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This was almost complete when Schwitters left Norway for the United Kingdom in 1940. It burnt down in 1951 and no photos survive. The poem was influenced by Raoul Hausmann’s poem “fmsbw” which Schwitters heard recited by Hausmann in Prague, 1921. Entartete Kunst, Degenerate Art Exhibition catalogue, 1937, p. On 2 January 1937 Schwitters, wanted for an “interview” with the Gestapo, fled to Norway to join his son Ernst, who had already left Germany on 26 December 1936. His wife Helma decided to remain in Hanover, to manage their four properties.

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Helma visited Schwitters in Norway for a few months each year up to the outbreak of World War II. The joint celebrations for his mother Henriette’s 80th birthday and his son Ernst’s engagement, held in Oslo on 2 June 1939, would be the last time the two met. Merzbau was subsequently destroyed in a fire in 1951. His hut on the Norwegian island of Hjertøya, near Molde, is also frequently regarded as a Merzbau. The camp was situated in a collection of terraced houses around Hutchinson Square in Douglas. The camp soon comprised some 1,205 internees by end of July 1940, almost all of whom were German or Austrian. The camp was soon known as “the artist’s camp”, comprising as it did many artists, writers, university professors and other intellectuals.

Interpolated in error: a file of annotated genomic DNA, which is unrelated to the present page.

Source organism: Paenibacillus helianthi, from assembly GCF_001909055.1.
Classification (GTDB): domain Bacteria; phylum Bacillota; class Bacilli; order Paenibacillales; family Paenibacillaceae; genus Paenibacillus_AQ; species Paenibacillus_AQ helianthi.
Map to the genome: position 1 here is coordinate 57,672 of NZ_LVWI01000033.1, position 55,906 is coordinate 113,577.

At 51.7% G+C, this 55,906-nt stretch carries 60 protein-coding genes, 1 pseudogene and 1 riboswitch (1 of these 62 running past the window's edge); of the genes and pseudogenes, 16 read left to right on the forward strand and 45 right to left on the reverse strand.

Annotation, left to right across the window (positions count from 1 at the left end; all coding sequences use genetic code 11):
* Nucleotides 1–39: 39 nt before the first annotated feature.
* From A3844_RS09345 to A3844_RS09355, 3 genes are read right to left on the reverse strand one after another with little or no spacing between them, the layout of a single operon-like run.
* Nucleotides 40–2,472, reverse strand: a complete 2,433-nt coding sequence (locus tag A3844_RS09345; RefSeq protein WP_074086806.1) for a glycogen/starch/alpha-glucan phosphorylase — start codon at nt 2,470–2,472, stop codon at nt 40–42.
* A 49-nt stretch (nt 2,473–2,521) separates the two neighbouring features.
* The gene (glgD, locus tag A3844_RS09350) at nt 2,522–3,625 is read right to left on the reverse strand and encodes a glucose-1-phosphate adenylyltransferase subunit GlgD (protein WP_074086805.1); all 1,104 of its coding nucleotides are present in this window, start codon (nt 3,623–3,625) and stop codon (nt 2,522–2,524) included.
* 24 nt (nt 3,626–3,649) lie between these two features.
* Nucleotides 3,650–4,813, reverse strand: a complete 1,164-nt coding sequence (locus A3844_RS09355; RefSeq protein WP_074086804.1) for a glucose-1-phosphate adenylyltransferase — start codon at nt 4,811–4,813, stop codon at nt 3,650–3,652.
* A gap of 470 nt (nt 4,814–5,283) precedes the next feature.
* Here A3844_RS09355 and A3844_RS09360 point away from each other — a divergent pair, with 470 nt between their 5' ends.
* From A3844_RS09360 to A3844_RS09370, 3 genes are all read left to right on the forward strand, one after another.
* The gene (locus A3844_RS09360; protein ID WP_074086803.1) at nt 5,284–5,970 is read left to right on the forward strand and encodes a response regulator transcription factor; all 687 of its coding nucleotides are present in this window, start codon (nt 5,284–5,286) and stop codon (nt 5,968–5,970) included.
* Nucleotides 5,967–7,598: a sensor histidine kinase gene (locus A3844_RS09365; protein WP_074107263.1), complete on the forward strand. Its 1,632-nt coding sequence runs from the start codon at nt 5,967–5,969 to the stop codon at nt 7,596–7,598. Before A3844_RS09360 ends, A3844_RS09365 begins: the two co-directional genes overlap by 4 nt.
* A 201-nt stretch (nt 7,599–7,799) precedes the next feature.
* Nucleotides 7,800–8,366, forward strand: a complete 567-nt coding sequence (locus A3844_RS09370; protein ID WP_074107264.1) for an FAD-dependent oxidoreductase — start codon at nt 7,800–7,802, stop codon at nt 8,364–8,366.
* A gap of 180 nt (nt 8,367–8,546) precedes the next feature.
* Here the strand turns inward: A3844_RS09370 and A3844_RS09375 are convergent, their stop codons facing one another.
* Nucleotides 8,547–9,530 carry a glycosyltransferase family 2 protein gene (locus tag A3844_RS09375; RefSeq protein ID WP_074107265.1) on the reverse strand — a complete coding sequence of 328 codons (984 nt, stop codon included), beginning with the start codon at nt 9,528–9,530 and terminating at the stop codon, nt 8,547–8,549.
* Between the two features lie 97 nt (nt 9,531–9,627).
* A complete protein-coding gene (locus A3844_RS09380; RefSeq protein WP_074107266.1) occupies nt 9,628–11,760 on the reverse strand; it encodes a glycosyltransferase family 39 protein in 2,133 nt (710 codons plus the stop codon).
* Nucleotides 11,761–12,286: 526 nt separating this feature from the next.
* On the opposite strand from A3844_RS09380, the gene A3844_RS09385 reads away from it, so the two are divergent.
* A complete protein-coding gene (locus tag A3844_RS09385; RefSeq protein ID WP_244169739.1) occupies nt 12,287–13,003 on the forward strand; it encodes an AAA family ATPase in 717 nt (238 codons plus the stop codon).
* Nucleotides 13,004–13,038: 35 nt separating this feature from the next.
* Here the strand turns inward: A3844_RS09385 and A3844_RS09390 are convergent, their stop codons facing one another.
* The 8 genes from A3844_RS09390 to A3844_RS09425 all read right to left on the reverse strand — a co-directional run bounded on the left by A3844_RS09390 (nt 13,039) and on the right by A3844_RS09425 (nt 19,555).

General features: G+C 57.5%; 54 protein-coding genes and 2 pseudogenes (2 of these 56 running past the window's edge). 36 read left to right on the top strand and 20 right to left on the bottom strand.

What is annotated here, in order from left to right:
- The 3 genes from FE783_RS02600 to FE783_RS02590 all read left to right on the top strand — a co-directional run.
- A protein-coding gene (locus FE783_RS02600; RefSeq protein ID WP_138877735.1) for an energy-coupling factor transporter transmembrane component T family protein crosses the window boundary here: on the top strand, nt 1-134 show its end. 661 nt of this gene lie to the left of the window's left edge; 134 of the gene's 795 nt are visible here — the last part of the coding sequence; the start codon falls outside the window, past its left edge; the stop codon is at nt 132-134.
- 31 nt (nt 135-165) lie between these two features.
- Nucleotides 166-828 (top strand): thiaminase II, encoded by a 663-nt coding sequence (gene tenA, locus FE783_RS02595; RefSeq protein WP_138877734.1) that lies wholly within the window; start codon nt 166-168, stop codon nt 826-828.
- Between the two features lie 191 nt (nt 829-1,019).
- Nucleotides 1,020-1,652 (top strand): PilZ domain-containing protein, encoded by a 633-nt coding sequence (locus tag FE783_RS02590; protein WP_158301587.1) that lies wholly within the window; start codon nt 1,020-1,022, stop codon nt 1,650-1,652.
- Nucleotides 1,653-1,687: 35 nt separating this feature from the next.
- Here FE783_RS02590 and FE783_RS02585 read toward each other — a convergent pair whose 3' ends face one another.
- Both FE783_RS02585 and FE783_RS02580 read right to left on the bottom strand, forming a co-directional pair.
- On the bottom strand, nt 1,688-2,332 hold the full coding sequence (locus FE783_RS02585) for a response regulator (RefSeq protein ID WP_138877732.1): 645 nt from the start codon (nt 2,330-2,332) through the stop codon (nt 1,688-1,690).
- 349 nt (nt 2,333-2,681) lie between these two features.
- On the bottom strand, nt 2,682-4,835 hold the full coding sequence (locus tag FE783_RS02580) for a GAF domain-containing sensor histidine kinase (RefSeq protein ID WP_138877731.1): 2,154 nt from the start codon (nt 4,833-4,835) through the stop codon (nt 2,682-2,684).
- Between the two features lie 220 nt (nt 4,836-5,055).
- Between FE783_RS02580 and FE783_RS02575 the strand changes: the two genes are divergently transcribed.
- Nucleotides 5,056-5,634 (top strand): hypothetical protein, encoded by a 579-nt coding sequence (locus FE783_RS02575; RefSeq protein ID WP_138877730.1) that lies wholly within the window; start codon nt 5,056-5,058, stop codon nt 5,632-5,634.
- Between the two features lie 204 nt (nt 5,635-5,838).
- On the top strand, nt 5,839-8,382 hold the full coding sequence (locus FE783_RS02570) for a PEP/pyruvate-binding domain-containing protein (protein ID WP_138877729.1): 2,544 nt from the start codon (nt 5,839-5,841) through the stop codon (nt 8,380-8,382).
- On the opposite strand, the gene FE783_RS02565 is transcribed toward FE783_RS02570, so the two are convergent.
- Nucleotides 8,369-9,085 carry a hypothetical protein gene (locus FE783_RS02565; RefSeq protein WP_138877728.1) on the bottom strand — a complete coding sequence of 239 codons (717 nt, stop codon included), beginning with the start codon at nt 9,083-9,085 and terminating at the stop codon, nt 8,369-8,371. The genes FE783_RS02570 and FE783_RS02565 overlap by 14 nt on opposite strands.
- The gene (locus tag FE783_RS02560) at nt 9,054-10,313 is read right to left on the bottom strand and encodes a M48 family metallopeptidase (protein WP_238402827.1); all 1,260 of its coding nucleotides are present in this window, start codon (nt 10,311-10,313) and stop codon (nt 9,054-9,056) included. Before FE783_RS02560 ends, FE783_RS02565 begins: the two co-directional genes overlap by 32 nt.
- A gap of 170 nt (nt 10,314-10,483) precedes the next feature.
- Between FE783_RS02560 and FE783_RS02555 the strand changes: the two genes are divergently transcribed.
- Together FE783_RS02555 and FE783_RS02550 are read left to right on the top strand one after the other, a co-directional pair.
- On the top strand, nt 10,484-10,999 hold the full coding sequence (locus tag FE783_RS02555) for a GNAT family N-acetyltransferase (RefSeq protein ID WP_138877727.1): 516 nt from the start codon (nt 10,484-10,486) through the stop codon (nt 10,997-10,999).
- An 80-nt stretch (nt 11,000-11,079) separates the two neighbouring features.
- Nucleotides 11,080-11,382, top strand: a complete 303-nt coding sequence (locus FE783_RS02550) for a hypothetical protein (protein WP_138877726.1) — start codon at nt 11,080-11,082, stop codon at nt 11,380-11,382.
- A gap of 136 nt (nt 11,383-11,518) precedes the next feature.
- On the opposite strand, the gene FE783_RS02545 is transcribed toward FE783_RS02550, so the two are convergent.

Notes and Further Reading

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He was soon provided studio space and took on students, many of whom would later become significant artists in their own right. He produced over 200 works during his internment, including more portraits than at any other time in his career, many of which he charged for. A musty, sour, indescribable stink which came from three Dada sculptures which he had created from porridge, no plaster of Paris being available. The porridge had developed mildew and the statues were covered with greenish hair and bluish excrements of an unknown type of bacteria. Schwitters was well-liked in the camp and was a welcome distraction from the internment they were suffering. Fellow internees would later recall fondly his curious habits of sleeping under his bed and barking like a dog, as well as his regular Dadaist readings and performances. For the outside world he always tried to put up a good show, but in the quietness of the room I shared with him , his painful disillusion was clearly revealed to me.